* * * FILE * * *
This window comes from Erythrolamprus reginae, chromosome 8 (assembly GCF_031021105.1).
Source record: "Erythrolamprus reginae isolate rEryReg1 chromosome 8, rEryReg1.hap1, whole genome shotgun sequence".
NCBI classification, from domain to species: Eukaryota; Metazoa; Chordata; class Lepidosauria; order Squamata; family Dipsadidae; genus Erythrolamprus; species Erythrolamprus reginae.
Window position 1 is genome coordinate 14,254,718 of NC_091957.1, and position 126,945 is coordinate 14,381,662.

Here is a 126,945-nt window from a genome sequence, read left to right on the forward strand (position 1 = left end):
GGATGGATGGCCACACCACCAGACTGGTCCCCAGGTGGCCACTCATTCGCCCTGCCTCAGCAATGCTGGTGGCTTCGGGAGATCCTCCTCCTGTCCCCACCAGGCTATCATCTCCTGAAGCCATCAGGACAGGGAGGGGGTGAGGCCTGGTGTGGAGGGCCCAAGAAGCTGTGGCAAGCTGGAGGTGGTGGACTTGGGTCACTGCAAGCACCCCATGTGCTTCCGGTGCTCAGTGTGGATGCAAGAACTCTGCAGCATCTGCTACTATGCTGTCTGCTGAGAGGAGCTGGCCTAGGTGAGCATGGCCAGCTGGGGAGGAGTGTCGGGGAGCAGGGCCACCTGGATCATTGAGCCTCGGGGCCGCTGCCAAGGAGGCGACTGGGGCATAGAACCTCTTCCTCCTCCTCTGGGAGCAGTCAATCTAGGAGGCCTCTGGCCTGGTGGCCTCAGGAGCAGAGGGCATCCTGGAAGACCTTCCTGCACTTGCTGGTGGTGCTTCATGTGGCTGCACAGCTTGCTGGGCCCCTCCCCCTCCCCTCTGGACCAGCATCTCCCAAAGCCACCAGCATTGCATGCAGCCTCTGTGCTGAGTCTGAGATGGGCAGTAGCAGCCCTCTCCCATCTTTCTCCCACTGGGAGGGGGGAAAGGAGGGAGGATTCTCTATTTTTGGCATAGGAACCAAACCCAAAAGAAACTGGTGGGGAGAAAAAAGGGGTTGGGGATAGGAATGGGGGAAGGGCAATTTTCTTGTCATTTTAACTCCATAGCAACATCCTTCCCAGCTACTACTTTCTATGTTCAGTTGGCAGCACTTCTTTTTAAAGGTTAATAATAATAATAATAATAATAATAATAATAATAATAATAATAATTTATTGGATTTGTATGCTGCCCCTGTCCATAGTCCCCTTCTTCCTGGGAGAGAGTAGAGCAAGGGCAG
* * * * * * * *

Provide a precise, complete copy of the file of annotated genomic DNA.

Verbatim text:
This window comes from Erythrolamprus reginae, chromosome 8 (assembly GCF_031021105.1).
Source record: "Erythrolamprus reginae isolate rEryReg1 chromosome 8, rEryReg1.hap1, whole genome shotgun sequence".
NCBI classification, from domain to species: Eukaryota; Metazoa; Chordata; class Lepidosauria; order Squamata; family Dipsadidae; genus Erythrolamprus; species Erythrolamprus reginae.
Window position 1 is genome coordinate 14,254,718 of NC_091957.1, and position 126,945 is coordinate 14,381,662.

Here is a 126,945-nt window from a genome sequence, read left to right on the forward strand (position 1 = left end):
GGATGGATGGCCACACCACCAGACTGGTCCCCAGGTGGCCACTCATTCGCCCTGCCTCAGCAATGCTGGTGGCTTCGGGAGATCCTCCTCCTGTCCCCACCAGGCTATCATCTCCTGAAGCCATCAGGACAGGGAGGGGGTGAGGCCTGGTGTGGAGGGCCCAAGAAGCTGTGGCAAGCTGGAGGTGGTGGACTTGGGTCACTGCAAGCACCCCATGTGCTTCCGGTGCTCAGTGTGGATGCAAGAACTCTGCAGCATCTGCTACTATGCTGTCTGCTGAGAGGAGCTGGCCTAGGTGAGCATGGCCAGCTGGGGAGGAGTGTCGGGGAGCAGGGCCACCTGGATCATTGAGCCTCGGGGCCGCTGCCAAGGAGGCGACTGGGGCATAGAACCTCTTCCTCCTCCTCTGGGAGCAGTCAATCTAGGAGGCCTCTGGCCTGGTGGCCTCAGGAGCAGAGGGCATCCTGGAAGACCTTCCTGCACTTGCTGGTGGTGCTTCATGTGGCTGCACAGCTTGCTGGGCCCCTCCCCCTCCCCTCTGGACCAGCATCTCCCAAAGCCACCAGCATTGCATGCAGCCTCTGTGCTGAGTCTGAGATGGGCAGTAGCAGCCCTCTCCCATCTTTCTCCCACTGGGAGGGGGGAAAGGAGGGAGGATTCTCTATTTTTGGCATAGGAACCAAACCCAAAAGAAACTGGTGGGGAGAAAAAAGGGGTTGGGGATAGGAATGGGGGAAGGGCAATTTTCTTGTCATTTTAACTCCATAGCAACATCCTTCCCAGCTACTACTTTCTATGTTCAGTTGGCAGCACTTCTTTTTAAAGGTTAATAATAATAATAATAATAATAATAATAATAATAATAATAATAATTTATTGGATTTGTATGCTGCCCCTGTCCATAGTCCCCTTCTTCCTGGGAGAGAGTAGAGCAAGGGCAG